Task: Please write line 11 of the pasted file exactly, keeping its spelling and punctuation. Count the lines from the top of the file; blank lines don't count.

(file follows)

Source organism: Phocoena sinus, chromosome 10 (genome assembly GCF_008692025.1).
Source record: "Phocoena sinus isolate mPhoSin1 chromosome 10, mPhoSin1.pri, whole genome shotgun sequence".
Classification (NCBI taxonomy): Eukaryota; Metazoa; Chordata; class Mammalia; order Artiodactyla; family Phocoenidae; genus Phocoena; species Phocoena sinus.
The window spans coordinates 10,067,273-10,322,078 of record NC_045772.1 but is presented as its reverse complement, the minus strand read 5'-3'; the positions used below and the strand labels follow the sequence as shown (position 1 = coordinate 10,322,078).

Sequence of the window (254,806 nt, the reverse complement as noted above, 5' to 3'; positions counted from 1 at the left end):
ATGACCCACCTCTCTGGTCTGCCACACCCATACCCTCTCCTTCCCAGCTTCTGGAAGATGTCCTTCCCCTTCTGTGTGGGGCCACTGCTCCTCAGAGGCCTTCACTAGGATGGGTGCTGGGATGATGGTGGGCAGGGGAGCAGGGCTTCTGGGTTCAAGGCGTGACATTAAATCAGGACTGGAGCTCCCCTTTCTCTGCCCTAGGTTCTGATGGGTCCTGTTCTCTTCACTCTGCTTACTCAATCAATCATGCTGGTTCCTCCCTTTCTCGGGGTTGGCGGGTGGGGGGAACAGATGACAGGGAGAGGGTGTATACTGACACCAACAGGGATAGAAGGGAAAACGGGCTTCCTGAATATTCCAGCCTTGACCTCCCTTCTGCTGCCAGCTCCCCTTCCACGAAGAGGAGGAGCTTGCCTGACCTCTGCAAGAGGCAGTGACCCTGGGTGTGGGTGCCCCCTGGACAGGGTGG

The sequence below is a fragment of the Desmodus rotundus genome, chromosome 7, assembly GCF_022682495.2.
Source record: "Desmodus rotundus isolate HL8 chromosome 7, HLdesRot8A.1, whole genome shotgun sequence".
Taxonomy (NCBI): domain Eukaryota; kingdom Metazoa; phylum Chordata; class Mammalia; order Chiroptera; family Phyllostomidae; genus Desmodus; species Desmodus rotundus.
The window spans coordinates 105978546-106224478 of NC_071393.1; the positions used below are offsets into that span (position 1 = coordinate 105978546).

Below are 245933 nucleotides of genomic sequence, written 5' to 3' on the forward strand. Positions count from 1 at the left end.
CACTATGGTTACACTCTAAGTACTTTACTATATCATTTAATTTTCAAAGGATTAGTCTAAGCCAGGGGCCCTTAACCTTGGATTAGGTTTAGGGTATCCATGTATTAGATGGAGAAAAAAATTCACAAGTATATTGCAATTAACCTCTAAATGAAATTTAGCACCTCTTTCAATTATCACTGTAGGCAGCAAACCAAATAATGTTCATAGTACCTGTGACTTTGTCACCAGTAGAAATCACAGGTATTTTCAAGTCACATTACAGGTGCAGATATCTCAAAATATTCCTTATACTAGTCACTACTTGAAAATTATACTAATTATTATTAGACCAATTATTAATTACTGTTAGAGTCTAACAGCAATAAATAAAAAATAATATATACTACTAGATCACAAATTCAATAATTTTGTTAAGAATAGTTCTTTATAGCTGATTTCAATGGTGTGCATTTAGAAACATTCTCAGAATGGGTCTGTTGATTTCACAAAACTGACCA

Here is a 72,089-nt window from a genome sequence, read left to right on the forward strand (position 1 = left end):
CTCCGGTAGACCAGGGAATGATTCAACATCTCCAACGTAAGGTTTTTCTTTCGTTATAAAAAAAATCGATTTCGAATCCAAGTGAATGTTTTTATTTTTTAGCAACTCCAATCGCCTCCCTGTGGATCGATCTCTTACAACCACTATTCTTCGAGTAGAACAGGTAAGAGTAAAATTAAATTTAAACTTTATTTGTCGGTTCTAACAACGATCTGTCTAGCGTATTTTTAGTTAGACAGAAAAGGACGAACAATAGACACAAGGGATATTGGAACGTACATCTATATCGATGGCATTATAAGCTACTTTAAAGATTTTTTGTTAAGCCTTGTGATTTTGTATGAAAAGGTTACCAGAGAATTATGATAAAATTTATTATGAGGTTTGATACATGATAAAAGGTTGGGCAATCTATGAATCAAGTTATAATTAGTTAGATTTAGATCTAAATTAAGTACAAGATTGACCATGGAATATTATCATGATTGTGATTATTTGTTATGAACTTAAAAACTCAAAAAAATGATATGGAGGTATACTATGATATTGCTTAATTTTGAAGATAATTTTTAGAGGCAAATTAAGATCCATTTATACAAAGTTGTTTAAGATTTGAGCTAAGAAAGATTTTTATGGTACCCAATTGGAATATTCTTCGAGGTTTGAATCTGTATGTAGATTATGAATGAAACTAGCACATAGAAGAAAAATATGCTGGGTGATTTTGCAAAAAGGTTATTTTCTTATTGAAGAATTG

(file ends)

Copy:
Below are 245933 nucleotides of genomic sequence, written 5' to 3' on the forward strand. Positions count from 1 at the left end.